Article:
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RE: Security, Privacy and Accessibility use cases

From: Scott Hollier <scott@hollier.info>
Date: Fri, 28 Feb 2020 04:24:01 +0000
To: Joshue O Connor <joconnor@w3.org>, "White, Jason J" <jjwhite@ets.org>
CC: RQTF <public-rqtf@w3.org>
Message-ID: <SN6PR01MB43498EAAA825A45DD102031BDCE80@SN6PR01MB4349.prod.exchangelabs.com>
To the RQTF

Just caught up on the minutes from Wednesday and following your thread. One case study that may contribute to the discussion was in Australia recently. The government introduced a system called My Health record which essentially allows any medical professional to access anyone's record so that in scenarios such as an emergency, its quick and easy to find out a person's medical history and act accordingly. Disability groups were particularly supportive initially as trying to explain constantly how a disability may impact on medical treatment, even just about how best to communicate medical condition information, is understandably a big deal.

However, while Australians are generally fine to have heaps of personal data stored in its social security and tax information in an online government portal, and generally in favour of medical professionals gaining access to my Health Record, people weren't convinced about the technological solutions being provided for this, and the level of access the system might permit.

As such last year, 2.5 million Australians - 10% of the population -  opted out of the system prior to launch. https://www.abc.net.au/news/2019-02-20/my-health-record-opt-outs-top-2.5-million/10830220.

The privacy and security options for the system are described as follows:

"My Health Record is a safe and secure system that stores your health information. You can take further steps to control your privacy by limiting who has access to your record.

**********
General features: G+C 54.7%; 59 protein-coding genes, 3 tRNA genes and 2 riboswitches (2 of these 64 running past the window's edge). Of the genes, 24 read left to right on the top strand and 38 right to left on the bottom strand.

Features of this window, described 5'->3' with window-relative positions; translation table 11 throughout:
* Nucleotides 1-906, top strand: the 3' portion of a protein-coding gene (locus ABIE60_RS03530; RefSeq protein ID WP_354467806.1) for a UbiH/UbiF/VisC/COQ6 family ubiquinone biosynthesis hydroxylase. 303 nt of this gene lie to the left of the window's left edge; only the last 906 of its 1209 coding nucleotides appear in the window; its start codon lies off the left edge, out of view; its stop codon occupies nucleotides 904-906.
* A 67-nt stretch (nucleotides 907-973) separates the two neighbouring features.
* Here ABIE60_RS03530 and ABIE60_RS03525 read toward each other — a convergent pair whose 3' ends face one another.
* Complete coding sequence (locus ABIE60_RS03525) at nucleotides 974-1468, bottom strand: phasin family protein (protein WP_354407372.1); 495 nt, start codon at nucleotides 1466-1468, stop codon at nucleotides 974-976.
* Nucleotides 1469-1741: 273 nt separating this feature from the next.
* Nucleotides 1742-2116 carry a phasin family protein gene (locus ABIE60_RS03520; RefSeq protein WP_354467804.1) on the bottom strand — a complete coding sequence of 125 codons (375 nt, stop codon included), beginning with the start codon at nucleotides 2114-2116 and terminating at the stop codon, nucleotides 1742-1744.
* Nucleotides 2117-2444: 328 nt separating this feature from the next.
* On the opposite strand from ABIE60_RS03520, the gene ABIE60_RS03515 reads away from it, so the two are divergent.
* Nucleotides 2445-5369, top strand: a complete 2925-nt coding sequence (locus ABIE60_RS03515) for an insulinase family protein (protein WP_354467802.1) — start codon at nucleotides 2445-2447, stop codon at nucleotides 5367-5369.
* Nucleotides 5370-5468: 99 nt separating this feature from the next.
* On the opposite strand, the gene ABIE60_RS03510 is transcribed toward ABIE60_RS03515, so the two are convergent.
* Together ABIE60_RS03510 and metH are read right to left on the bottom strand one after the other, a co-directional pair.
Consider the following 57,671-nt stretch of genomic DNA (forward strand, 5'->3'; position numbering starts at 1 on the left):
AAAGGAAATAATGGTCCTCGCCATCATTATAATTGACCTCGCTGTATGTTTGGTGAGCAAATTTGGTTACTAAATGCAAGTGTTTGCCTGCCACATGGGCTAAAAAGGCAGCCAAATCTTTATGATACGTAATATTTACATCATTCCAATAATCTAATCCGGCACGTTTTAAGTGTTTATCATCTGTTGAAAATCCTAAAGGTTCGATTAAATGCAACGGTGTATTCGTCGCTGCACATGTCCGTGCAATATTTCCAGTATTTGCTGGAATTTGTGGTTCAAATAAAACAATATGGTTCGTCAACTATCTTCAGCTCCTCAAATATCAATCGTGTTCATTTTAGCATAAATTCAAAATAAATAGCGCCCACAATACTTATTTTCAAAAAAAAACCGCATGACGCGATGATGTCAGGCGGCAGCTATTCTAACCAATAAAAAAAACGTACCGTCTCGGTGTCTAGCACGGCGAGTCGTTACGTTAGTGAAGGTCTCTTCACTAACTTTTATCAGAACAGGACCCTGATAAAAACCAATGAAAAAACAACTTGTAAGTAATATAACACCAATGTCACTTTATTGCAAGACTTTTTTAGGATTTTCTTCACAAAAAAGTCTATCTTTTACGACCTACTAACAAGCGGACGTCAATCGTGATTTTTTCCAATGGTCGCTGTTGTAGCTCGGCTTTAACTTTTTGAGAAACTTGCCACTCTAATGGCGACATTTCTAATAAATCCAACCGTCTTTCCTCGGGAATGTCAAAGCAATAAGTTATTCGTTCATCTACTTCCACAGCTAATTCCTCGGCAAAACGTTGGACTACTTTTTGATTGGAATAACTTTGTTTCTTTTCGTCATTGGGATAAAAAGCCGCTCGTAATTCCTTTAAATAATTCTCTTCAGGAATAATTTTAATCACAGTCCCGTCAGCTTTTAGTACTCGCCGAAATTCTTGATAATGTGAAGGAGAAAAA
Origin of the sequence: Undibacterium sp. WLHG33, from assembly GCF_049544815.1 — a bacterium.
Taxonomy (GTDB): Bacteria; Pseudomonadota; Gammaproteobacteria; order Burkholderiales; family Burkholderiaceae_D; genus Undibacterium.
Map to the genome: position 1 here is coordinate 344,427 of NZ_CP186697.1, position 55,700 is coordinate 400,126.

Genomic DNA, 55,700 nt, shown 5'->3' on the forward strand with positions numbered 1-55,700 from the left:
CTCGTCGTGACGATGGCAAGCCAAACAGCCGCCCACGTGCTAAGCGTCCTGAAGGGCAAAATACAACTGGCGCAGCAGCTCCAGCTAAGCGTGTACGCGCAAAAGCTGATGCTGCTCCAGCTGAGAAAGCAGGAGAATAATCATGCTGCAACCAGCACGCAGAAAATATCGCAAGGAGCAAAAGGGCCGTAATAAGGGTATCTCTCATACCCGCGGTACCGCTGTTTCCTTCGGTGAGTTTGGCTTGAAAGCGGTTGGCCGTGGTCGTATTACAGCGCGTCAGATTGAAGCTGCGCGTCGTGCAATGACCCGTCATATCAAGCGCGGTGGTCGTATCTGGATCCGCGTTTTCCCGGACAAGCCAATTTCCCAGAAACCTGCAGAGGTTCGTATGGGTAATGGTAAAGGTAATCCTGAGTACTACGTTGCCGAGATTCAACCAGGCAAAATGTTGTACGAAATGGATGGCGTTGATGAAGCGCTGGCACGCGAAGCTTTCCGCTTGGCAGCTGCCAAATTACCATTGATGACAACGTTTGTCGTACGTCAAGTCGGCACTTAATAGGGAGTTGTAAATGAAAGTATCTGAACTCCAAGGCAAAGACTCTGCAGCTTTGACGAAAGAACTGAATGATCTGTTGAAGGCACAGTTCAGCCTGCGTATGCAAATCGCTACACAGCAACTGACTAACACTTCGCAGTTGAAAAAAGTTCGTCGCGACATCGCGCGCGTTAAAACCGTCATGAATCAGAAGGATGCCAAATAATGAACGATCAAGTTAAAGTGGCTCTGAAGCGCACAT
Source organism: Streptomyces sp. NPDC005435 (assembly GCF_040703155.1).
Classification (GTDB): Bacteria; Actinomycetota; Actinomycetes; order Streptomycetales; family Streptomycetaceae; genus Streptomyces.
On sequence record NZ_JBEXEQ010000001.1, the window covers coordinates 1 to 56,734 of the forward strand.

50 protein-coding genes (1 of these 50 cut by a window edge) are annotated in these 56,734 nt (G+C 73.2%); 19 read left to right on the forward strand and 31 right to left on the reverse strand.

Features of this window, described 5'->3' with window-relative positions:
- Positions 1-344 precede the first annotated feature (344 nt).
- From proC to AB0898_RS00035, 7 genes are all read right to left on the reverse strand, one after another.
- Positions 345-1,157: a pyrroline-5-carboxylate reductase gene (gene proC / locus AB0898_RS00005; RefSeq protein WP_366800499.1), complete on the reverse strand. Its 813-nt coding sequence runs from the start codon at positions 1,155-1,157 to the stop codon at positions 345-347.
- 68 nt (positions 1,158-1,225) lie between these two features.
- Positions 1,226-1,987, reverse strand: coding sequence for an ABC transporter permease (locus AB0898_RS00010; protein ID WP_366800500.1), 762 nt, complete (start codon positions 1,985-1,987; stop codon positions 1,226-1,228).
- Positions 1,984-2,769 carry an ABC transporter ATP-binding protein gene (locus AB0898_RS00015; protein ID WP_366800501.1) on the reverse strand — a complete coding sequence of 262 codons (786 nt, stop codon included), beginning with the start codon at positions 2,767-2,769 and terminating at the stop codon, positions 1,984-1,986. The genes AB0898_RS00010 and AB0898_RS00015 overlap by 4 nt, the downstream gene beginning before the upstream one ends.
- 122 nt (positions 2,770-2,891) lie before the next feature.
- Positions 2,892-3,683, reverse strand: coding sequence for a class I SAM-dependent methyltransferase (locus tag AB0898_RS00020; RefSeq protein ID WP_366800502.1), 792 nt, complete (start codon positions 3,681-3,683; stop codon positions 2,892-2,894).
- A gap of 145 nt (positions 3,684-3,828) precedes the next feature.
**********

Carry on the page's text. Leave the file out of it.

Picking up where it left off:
This means that:

You can invite someone like a close friend or family member to help you manage your record
You can decide which healthcare organisations can access your record
You also choose to restrict access to specific information within your record. "

While this all sounds good in theory, the biggest issue at the time was that there was very little information on how this was technically implemented. Even now it's not that clear.

So coming back to the discussion, I mention all this because I also agree with Josh: from a regulation standpoint the rollout of My Health Record wasn't that different to how other government information or personal data of citizens is made available online, and much of what My Health Record offered was already happening but manually instead of online.  What differentiated this was a specific fear over the technical implementation of the privacy and security and the lack of trust that the technical solutions would have adequate safeguards. It's particularly notable that people with disabilities in many cases would prefer difficulties and inconvenience, possibly mistreatments, rather than make use of the system.

Hope this helps contribute to the conversation.

Scott.


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From: Joshue O Connor <joconnor@w3.org>
Sent: Thursday, 27 February 2020 10:13 PM
To: White, Jason J <jjwhite@ets.org>
Cc: RQTF <public-rqtf@w3.org>
Subject: Re: Security, Privacy and Accessibility use cases

White, Jason J wrote on 27/02/2020 13:00:

Thank you, Josh, for your observations.

Thanks Jason. Some comments inline.


The following additional ideas on this subject were developed during the meeting, in your absence.